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  #11  
Old 02-25-2012, 04:52 AM
david s's Avatar
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Default Re: Homemade Perlite Board.. and Door

The problem with Plaster of Paris is that it holds moisture really well. It will still hold together when wet but if there is a substantial amount it will turn to steam really suddenly and blow it apart. Wet plaster takes about a week to dry out.
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  #12  
Old 02-26-2012, 07:35 AM
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Location: ottawa valley canada
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Default Re: Homemade Perlite Board.. and Door

I built mine just like yours, 1'' of ceramic fibre, 2 1/2 '' of vermicrete with aluminum sheet surround bolted through to a wood exterior .. 2 years on [100+ heats] , all is well . I have staining around the bolt heads as they are the thermal conduit ... they sure get hot! but nothing else.. it is a bit heavy but I put 2 large wooden handles on so you can get a balanced grip.
I did attach a heavy woodstove gasket around the perimeter to finish the seal ..gasket glue would not hold on the wood, so I ended up holding it in place with construction staples.
happy cooking!
tim
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  #13  
Old 04-20-2014, 10:43 AM
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Location: Carmel Valley, CA
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Default Re: Homemade Perlite Board.. and Door

I'm going to cast a vermiculite/high heat morter board today with hardware cloth inside to stiffen. 1" thick to be sandwiched between two identically-sized steel door plates (one with handles, of course). I don't plan to enclose the edges with metal unless the the board starts chipping and falling apart at the edges with use.
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Old 04-20-2014, 03:52 PM
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Default Re: Homemade Perlite Board.. and Door

The big problem when making your own panel is that to make it strong enough you have to use around 50% vermiculite or perlite to refractory mortar. Anything greater than 50% will be far too weak IMO. I use Stainless steel needle reinforcing to help strengthen the panel, but these also have the problem of conducting heat, so while they make it stronger they reduce the insulating capacity of the panel. I also fire the insulating panel to 1000 C to increase its strength. Reducing the vermiculite or perlite proportion in an effort to get acceptable strength starts to make the panel fairly heavy. If only 1" thick then it may not be thick enough to prevent the heat from soaking through the panel. By having steel plates on each side of the panel you will be heating it up more because the steel is so conductive. Use the smallest gauge bolts to join the steel plates together because the heat will conduct easily through them.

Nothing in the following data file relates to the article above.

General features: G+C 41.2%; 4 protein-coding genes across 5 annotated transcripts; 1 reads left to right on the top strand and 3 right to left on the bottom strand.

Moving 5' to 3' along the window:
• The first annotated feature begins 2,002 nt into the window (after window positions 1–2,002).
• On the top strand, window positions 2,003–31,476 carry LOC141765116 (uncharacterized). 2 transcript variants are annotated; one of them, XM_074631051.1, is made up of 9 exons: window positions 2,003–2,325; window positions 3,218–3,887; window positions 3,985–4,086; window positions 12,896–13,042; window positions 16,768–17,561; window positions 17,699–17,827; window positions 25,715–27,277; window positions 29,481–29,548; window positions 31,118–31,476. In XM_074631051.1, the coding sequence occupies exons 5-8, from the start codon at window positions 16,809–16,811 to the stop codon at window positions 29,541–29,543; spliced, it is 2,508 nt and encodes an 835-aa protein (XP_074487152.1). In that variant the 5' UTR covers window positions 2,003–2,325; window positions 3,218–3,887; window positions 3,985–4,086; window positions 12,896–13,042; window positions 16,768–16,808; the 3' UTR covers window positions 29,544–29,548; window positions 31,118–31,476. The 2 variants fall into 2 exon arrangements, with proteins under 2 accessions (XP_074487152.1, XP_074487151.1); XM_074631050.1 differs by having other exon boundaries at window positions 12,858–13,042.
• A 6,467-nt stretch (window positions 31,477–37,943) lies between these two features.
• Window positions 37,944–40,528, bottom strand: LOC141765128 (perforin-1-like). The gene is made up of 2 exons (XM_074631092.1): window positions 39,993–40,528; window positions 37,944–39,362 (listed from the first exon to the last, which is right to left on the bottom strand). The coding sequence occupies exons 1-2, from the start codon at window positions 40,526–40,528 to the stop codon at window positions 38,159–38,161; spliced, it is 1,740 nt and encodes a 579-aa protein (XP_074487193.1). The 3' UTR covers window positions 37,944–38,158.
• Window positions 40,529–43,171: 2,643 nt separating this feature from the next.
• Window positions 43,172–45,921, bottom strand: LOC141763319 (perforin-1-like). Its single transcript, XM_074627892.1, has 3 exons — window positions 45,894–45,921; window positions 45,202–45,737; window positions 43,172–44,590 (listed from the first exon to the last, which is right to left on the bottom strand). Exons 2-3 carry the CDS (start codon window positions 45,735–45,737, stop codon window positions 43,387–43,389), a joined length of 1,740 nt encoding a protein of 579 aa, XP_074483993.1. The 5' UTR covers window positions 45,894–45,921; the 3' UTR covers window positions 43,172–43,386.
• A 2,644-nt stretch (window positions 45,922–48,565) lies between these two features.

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Last edited by david s; 04-20-2014 at 03:59 PM.
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  #15  
Old 04-21-2014, 07:50 AM
Serf
 
Join Date: Jan 2011
Location: Carmel Valley, CA
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Default Re: Homemade Perlite Board.. and Door

Ha. My first attempt at a vermiculite board was a failure--- not enough morter in the mix and it's crumbly. I'll get to the metal shop today and get them going on the steel plate and handle pieces before I try again. I may be barking up the wrong tree with this but my thinking is that any insulation is better than a single steel plate and ceramic board is hard to get and way expensive.

Last edited by setman1; 04-21-2014 at 08:00 AM.
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Old 04-21-2014, 02:36 PM
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Default Re: Homemade Perlite Board.. and Door

G'day
My doors to date are carved ACC silasticed to a wood face. They are a damn site stronger than pearlite cement and still suffer from being knocked around. My current one has a large chunk off one corner that been silasticed back.
If you still want to caste a door I'd be making a baking dish type shape of metal with a lip. Casting the pearlite or better still stuffing with CF blanket alone. Silastic the lip to the wood front and a minimum of screws just for good measure. No bolts mind you they give you hot spots on the face of the door. Fibreglass rope silasticed over the lip should complete it.
Anyway when I ever get around to building a metal door this would my probable construction path till then the ACC one survives and works well enough.
Regards dave
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  #17  
Old 04-22-2014, 07:58 AM
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Default Re: Homemade Perlite Board.. and Door

Thanks. I decided to do a double metal door with a vermiculite-filled void. Easy to fabricate, bombproof, and relatively lightweight. With handles such that it can be leaned to provide airflow but block heat at the mouth of the entrance. Thanks for the suggestions.
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